numpy.random.multivariate_normal¶

numpy.random.
multivariate_normal
(mean, cov, size=None, check_valid='warn', tol=1e8)¶ Draw random samples from a multivariate normal distribution.
The multivariate normal, multinormal or Gaussian distribution is a generalization of the onedimensional normal distribution to higher dimensions. Such a distribution is specified by its mean and covariance matrix. These parameters are analogous to the mean (average or “center”) and variance (standard deviation, or “width,” squared) of the onedimensional normal distribution.
Note
New code should use the
multivariate_normal
method of adefault_rng()
instance instead; see randomquickstart. Parameters
 mean1D array_like, of length N
Mean of the Ndimensional distribution.
 cov2D array_like, of shape (N, N)
Covariance matrix of the distribution. It must be symmetric and positivesemidefinite for proper sampling.
 sizeint or tuple of ints, optional
Given a shape of, for example,
(m,n,k)
,m*n*k
samples are generated, and packed in an mbynbyk arrangement. Because each sample is Ndimensional, the output shape is(m,n,k,N)
. If no shape is specified, a single (ND) sample is returned. check_valid{ ‘warn’, ‘raise’, ‘ignore’ }, optional
Behavior when the covariance matrix is not positive semidefinite.
 tolfloat, optional
Tolerance when checking the singular values in covariance matrix. cov is cast to double before the check.
 Returns
 outndarray
The drawn samples, of shape size, if that was provided. If not, the shape is
(N,)
.In other words, each entry
out[i,j,...,:]
is an Ndimensional value drawn from the distribution.
See also
Generator.multivariate_normal
which should be used for new code.
Notes
The mean is a coordinate in Ndimensional space, which represents the location where samples are most likely to be generated. This is analogous to the peak of the bell curve for the onedimensional or univariate normal distribution.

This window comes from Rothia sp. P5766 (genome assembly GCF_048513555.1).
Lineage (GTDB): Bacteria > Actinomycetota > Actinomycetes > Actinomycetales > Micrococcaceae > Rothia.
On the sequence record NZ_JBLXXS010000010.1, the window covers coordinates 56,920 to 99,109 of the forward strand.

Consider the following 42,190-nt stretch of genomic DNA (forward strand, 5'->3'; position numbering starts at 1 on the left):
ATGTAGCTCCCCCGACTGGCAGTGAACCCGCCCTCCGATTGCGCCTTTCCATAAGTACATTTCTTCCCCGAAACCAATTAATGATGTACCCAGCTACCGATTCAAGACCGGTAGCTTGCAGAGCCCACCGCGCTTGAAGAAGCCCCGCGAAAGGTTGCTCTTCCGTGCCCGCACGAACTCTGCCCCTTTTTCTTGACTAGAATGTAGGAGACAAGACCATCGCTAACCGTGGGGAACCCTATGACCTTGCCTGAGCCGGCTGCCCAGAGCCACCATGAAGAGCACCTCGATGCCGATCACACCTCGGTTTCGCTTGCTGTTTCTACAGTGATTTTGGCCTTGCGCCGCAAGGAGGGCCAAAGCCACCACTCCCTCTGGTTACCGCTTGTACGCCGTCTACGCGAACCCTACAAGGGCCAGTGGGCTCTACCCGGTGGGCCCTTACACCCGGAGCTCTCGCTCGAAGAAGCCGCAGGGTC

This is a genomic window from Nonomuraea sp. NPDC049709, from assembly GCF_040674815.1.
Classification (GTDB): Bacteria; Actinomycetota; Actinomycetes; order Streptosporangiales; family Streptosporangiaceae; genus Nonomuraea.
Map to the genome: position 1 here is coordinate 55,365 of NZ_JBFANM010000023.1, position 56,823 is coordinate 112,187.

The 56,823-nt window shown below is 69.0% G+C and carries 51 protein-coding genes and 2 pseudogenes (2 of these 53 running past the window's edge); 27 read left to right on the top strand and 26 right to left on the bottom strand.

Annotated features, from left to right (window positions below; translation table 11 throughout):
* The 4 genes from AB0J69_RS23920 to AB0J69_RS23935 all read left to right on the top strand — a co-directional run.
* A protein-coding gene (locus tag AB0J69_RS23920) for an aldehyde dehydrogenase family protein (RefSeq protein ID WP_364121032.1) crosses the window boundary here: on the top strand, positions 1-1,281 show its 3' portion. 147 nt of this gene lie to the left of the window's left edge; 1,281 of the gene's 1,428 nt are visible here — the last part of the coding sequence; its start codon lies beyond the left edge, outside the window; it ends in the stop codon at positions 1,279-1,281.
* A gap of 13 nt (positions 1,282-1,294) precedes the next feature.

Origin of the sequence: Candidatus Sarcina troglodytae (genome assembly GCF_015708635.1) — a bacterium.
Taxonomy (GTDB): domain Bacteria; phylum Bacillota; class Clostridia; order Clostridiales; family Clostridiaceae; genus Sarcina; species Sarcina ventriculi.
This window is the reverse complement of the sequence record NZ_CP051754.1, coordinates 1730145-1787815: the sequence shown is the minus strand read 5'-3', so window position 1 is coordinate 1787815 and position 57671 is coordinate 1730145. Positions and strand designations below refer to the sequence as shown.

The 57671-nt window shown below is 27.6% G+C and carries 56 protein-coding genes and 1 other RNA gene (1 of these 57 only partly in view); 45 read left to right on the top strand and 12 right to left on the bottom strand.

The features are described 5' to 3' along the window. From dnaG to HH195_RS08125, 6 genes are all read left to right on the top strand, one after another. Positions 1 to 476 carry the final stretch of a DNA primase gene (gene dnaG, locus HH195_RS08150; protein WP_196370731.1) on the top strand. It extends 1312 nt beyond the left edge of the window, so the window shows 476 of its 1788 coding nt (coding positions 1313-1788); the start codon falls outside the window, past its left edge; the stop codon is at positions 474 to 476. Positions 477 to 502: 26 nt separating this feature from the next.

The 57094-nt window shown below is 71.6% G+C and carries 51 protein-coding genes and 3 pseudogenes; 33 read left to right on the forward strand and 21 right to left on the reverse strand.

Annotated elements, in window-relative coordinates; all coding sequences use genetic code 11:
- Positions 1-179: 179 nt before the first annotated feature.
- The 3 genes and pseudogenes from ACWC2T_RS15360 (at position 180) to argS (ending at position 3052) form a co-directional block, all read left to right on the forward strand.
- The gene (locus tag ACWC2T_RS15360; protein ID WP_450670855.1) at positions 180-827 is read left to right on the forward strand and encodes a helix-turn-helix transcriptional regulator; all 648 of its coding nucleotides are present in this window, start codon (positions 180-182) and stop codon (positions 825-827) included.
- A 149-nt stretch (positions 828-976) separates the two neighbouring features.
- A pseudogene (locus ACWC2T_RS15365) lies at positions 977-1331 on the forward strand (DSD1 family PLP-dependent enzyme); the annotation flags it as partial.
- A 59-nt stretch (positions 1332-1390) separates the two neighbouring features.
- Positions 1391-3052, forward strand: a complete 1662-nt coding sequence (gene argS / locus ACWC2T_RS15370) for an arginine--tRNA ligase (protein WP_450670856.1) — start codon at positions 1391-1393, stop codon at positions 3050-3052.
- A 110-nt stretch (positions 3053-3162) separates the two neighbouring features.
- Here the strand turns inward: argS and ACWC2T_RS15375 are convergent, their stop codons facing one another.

Covariance indicates the level to which two variables vary together. From the multivariate normal distribution, we draw Ndimensional samples, . The covariance matrix element is the covariance of and . The element is the variance of (i.e. its “spread”).
Instead of specifying the full covariance matrix, popular approximations include:
Spherical covariance (cov is a multiple of the identity matrix)
Diagonal covariance (cov has nonnegative elements, and only on the diagonal)
This geometrical property can be seen in two dimensions by plotting generated datapoints:
>>> mean = [0, 0] >>> cov = [[1, 0], [0, 100]] # diagonal covariance
Diagonal covariance means that points are oriented along x or yaxis:
>>> import matplotlib.pyplot as plt >>> x, y = np.random.multivariate_normal(mean, cov, 5000).T >>> plt.plot(x, y, 'x') >>> plt.axis('equal') >>> plt.show()
Note that the covariance matrix must be positive semidefinite (a.k.a. nonnegativedefinite). Otherwise, the behavior of this method is undefined and backwards compatibility is not guaranteed.
References
 1
Papoulis, A., “Probability, Random Variables, and Stochastic Processes,” 3rd ed., New York: McGrawHill, 1991.
 2
Duda, R. O., Hart, P. E., and Stork, D. G., “Pattern Classification,” 2nd ed., New York: Wiley, 2001.
Examples
>>> mean = (1, 2) >>> cov = [[1, 0], [0, 1]] >>> x = np.random.multivariate_normal(mean, cov, (3, 3)) >>> x.shape (3, 3, 2)
The following is probably true, given that 0.6 is roughly twice the standard deviation:
>>> list((x[0,0,:]  mean) < 0.6) [True, True] # random